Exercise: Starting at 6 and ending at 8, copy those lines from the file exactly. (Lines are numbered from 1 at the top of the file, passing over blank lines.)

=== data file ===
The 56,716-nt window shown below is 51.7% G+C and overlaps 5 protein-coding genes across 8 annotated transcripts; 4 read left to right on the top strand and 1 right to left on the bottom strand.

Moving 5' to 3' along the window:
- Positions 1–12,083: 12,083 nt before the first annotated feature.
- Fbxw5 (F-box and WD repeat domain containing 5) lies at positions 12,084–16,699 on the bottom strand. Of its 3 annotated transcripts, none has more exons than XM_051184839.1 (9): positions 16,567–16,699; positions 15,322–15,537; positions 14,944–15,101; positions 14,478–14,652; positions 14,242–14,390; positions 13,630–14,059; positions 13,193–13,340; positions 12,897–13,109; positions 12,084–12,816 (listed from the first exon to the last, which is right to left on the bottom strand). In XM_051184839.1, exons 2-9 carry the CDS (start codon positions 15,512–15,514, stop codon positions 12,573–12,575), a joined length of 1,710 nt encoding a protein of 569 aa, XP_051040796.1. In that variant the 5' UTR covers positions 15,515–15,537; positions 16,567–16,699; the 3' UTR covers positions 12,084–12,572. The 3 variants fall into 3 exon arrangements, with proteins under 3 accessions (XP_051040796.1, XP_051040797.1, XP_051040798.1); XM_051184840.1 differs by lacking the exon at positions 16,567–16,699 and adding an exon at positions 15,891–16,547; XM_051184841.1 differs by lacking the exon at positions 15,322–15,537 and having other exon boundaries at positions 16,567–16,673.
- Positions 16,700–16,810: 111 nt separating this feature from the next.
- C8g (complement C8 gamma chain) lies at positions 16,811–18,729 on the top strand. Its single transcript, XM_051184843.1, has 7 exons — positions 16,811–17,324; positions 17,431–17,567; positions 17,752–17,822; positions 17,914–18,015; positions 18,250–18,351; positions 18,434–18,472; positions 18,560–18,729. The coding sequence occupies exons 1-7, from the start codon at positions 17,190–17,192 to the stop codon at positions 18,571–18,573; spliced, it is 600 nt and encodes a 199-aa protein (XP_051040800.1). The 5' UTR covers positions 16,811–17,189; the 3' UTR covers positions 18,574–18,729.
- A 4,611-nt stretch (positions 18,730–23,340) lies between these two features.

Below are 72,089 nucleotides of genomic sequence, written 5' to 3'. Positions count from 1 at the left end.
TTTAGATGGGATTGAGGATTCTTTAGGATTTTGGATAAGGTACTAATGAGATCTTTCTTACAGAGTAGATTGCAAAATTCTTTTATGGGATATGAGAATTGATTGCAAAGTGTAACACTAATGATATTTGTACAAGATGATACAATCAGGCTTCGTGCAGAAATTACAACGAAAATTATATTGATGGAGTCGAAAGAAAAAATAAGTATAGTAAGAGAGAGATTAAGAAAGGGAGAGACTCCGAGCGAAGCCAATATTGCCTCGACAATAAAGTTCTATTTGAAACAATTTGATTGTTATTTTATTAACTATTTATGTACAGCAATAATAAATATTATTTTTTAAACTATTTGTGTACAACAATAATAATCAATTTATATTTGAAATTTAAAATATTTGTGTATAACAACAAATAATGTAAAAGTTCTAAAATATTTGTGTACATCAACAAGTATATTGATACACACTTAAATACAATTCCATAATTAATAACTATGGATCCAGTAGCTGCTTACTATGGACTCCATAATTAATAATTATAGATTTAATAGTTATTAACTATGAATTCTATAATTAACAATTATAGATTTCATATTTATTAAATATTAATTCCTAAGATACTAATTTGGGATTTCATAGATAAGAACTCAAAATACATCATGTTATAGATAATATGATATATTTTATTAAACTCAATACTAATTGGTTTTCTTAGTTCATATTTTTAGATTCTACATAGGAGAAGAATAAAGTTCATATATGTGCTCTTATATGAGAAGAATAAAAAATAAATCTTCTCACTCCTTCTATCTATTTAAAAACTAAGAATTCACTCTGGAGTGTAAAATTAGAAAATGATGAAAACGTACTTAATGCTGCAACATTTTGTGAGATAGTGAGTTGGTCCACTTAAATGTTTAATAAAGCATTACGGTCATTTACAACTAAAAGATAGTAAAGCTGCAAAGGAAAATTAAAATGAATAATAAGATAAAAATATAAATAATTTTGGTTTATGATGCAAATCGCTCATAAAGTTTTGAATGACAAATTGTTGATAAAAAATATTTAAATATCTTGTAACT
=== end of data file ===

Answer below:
- C8g (complement C8 gamma chain) lies at positions 16,811–18,729 on the top strand. Its single transcript, XM_051184843.1, has 7 exons — positions 16,811–17,324; positions 17,431–17,567; positions 17,752–17,822; positions 17,914–18,015; positions 18,250–18,351; positions 18,434–18,472; positions 18,560–18,729. The coding sequence occupies exons 1-7, from the start codon at positions 17,190–17,192 to the stop codon at positions 18,571–18,573; spliced, it is 600 nt and encodes a 199-aa protein (XP_051040800.1). The 5' UTR covers positions 16,811–17,189; the 3' UTR covers positions 18,574–18,729.
- A 4,611-nt stretch (positions 18,730–23,340) lies between these two features.

Below are 72,089 nucleotides of genomic sequence, written 5' to 3'. Positions count from 1 at the left end.